Friday, September 21, 2012

The Merry-Go-Round Mutiny

by H L Wegley

In the '50s we were taught to respect authority … parents, teachers, police. Usually this was good and right. But I wasn't taught what to do when the authority violated goodness and truth.
Although the Christian worldview was dominant in our culture, something happened in the first half of the 20th century that began a time of change. Academia was captured by the naturalists, and they taught their philosophy to the students who became the teachers of my generation. Some of these future teachers bought into this philosophy. Surely none of them would foist it on nine-year-old students, would they?
One day in the fall of 1955, when my 4th grade class started our science lesson for the day, our teacher, Mrs. G, said she would tell us a story … the story of man. She stood in front of the class and acted out the progenitors of man, according to evolutionary theory. When she got to the ape, I thought it was a dorky imitation and wasn't buying into it … any of it.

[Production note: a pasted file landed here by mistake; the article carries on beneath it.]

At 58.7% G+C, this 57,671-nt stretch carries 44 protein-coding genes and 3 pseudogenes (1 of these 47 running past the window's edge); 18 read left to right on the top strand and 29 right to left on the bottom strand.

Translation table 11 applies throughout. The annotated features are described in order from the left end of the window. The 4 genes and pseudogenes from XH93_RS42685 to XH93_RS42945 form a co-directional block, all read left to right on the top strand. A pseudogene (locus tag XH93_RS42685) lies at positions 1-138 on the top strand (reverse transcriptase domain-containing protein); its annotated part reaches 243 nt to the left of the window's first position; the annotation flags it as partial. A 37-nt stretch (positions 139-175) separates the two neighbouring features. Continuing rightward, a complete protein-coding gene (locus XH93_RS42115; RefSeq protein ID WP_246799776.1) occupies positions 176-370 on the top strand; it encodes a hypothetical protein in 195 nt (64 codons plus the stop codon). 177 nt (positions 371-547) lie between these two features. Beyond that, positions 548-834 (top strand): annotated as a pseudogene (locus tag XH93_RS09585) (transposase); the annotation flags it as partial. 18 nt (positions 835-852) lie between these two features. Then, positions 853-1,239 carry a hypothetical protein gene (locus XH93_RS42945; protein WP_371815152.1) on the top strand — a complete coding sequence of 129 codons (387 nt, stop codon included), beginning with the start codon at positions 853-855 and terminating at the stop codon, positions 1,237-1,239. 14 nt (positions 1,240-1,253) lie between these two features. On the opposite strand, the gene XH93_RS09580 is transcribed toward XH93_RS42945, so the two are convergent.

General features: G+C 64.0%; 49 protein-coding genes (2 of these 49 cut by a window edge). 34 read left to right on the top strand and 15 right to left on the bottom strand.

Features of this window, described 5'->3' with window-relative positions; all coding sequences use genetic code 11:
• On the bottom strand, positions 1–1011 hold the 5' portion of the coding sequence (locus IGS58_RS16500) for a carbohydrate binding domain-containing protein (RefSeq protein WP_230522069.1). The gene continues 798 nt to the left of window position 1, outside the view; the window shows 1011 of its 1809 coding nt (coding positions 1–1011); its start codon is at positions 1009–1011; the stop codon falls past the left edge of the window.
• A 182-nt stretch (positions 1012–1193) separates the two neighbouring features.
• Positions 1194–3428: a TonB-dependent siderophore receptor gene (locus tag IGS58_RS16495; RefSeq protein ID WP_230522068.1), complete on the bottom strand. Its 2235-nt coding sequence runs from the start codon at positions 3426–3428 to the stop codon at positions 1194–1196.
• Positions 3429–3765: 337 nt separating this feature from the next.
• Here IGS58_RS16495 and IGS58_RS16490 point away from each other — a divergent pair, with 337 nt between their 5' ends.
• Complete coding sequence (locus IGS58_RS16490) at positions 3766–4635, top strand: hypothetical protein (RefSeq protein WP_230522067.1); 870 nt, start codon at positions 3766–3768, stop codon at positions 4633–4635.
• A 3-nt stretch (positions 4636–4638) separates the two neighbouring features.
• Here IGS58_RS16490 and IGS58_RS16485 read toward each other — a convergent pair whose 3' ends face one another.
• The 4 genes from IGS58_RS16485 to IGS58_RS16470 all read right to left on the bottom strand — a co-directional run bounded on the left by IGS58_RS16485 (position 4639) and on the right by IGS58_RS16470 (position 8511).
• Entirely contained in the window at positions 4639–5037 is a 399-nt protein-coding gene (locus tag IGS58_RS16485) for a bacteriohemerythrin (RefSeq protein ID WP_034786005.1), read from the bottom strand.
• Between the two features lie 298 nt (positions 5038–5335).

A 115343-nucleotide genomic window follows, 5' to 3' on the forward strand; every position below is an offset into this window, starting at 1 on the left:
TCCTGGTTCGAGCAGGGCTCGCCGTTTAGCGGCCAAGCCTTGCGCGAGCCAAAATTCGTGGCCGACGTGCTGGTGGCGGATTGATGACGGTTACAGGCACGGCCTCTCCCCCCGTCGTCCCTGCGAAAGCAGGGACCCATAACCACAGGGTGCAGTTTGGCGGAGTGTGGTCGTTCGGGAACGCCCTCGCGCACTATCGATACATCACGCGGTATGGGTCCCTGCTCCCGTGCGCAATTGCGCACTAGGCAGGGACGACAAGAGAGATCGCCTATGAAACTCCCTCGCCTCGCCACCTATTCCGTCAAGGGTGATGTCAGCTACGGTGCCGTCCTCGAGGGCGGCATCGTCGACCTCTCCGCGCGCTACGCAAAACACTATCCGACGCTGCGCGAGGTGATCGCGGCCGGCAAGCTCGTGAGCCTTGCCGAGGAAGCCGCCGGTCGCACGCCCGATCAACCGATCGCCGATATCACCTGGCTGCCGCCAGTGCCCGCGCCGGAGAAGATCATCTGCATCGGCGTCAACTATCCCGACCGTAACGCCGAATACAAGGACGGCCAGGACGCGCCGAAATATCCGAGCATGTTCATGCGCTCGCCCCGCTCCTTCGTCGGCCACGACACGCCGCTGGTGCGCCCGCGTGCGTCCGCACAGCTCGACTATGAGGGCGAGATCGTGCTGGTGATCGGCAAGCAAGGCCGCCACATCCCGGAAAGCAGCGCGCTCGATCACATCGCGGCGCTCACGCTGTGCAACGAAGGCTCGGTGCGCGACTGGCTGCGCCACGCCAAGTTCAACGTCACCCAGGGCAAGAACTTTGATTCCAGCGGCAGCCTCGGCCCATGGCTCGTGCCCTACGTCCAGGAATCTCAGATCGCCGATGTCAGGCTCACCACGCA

The class grew uncomfortably quiet when she finished her presentation. Thank goodness we were rescued by the recess bell.

Before I could run out the door, one girl beat me to it, Shirley Smith. She stood outside the door and told each of us, if we disagreed with what Mrs. G taught us, to meet at the merry-go-round.

Nine grim-faced fourth graders met at the merry-go-round that fateful day. When Shirley asked how many thought Mrs. G should cease and desist teaching evolution, nine hands went up. When she asked who was going to confront the teacher after recess, it was a different story. No hands. I sighed with relief when Shirley finally said, "Okay, I'll do it."